Monthly Archives: November 2010


Recently I read the first book of the Hyperion Cantos, Hyperion. One of my managers at Barnes & Noble recommended it to me after I mentioned liking sci-fi. It’s an excellent book! It follows a group of pilgrims traveling to the world of Hyperion. On the planet there allegedly exists a creature called the Shrike. This creature is feared by some and worshiped by others and supposedly brings death to those it encounters.

One of the most interesting aspects of the novel is that each of the pilgrims tells a story about his or her past. Each of these is a fantastic short story and have nothing to do with each other besides taking place in the same universe. After reading each one, I was sad that it ended and resigned to the fact that the next couldn’t live up to the last. Lucky for me and all readers that I was wrong. Every one is great. Of course, as the first book in a four-part series, there are still lots of unanswered questions. I can only hope that each of the characters’ stories is revisited in the later books.
There was also very interesting use of portals in the novel. Civilized planets were referred to as part of the WorldWeb in the novels. This concept isn’t explained until later in the novel. Although I wouldn’t think of this as a spoiler, I am going to explain something that they reveal slowly during the book. Farcaster portals are expensive and take a long time to build but allow for instant transportation. As such, newly colonized worlds don’t have them, but established worlds do. Worlds connected by Farcaster portals are part of the WorldWeb because they are effectively one world. A person could live on one planet and work on a far away planet, walking daily through a Farcaster portal to get to work. In addition, the very wealthy have houses that exist on multiple planets. Rather than having normal doors, they have Farcaster portals that allow each room of the house to actually exist on a different planet. I found this pretty fascinating.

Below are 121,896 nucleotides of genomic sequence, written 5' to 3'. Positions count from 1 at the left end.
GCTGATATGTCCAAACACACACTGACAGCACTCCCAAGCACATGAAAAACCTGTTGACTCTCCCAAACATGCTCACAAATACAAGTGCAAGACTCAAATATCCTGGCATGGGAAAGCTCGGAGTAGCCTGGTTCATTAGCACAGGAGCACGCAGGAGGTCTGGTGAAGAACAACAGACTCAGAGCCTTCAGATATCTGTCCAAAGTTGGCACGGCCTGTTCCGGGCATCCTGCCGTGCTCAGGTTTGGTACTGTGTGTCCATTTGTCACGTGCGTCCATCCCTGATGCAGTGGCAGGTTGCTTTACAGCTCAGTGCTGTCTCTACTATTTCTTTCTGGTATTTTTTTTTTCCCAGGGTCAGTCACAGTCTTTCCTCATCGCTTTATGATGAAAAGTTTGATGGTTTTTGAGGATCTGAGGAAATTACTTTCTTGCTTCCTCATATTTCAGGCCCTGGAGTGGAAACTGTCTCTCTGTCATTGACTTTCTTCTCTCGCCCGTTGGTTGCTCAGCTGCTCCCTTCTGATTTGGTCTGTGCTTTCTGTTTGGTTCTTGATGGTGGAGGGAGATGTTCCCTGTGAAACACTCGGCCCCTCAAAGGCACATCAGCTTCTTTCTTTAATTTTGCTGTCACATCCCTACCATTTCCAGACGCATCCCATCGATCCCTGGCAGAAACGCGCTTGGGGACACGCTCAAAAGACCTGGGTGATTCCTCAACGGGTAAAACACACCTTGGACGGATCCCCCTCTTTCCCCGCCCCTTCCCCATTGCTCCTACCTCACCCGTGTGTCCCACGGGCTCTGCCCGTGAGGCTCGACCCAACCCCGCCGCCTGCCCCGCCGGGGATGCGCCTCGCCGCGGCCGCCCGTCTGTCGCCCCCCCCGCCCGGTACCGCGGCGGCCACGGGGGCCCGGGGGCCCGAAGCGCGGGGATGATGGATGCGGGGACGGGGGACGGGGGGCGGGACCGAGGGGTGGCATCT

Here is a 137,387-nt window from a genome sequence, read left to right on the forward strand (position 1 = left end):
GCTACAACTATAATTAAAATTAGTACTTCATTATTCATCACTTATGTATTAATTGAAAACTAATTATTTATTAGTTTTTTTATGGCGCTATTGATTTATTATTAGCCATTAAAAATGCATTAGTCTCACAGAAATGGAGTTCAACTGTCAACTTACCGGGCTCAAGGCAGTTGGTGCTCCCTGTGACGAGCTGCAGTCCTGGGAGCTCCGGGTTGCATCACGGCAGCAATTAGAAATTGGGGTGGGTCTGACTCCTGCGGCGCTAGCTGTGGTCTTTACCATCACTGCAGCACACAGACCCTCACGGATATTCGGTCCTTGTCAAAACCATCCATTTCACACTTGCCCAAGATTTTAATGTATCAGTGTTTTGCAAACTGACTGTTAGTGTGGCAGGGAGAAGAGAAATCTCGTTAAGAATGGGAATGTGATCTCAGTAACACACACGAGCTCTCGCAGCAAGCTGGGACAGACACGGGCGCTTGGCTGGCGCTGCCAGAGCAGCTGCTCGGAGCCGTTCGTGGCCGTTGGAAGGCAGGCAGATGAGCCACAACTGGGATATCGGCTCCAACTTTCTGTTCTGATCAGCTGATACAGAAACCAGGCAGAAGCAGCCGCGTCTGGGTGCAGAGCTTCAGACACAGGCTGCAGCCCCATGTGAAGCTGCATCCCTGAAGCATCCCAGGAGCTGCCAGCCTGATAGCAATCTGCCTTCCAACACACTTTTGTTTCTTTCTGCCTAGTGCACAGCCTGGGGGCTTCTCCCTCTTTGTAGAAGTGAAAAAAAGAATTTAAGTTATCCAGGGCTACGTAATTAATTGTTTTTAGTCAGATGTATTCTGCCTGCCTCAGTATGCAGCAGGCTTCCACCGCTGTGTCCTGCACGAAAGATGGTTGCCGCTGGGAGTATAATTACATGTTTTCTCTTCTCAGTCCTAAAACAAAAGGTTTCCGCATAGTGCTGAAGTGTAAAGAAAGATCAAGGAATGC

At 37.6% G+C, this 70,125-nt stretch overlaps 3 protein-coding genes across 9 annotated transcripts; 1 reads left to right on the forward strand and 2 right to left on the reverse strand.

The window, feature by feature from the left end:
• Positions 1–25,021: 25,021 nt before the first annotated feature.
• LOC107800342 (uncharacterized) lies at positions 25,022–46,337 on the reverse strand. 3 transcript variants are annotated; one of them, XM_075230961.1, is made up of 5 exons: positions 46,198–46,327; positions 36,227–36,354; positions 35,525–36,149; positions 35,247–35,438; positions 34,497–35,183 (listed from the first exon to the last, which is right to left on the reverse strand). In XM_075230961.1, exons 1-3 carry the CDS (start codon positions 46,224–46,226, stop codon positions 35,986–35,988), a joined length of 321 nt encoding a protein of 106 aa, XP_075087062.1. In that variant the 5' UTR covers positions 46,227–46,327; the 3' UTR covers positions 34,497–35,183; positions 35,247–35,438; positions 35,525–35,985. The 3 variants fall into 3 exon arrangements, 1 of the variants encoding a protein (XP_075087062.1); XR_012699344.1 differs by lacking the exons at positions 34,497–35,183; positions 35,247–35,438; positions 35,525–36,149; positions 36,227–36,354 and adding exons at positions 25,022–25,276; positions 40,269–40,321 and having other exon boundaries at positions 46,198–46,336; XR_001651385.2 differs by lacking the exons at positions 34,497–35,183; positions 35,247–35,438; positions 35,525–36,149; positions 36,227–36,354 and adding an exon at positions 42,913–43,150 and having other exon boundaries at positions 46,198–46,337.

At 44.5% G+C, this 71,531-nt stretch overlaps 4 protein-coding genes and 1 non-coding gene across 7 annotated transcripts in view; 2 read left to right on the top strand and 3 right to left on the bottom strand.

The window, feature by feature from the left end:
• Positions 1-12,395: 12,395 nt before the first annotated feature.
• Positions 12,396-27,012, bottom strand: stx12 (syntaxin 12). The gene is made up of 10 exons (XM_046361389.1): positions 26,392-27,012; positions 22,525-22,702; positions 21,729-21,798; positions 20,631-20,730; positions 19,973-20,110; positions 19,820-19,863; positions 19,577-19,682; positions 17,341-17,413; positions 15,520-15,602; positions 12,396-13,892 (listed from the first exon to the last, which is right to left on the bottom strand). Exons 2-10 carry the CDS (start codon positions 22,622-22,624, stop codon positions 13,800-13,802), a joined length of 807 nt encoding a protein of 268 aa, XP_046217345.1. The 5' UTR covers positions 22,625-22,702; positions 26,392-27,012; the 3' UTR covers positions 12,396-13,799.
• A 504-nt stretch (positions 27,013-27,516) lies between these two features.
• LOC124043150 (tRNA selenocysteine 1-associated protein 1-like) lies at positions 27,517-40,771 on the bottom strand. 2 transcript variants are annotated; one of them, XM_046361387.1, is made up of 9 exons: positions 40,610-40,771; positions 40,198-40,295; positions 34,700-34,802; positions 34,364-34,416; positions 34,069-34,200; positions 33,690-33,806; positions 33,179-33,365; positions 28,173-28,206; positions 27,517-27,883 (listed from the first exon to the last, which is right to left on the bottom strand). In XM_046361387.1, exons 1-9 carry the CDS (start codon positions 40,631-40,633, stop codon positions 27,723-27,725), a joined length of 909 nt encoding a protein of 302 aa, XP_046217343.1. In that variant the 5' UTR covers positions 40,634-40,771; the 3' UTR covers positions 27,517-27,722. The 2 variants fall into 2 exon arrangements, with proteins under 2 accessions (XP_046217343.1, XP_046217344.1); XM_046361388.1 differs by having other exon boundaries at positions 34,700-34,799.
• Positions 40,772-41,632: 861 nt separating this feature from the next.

Hyperion was a great book and won the Hugo in 1990!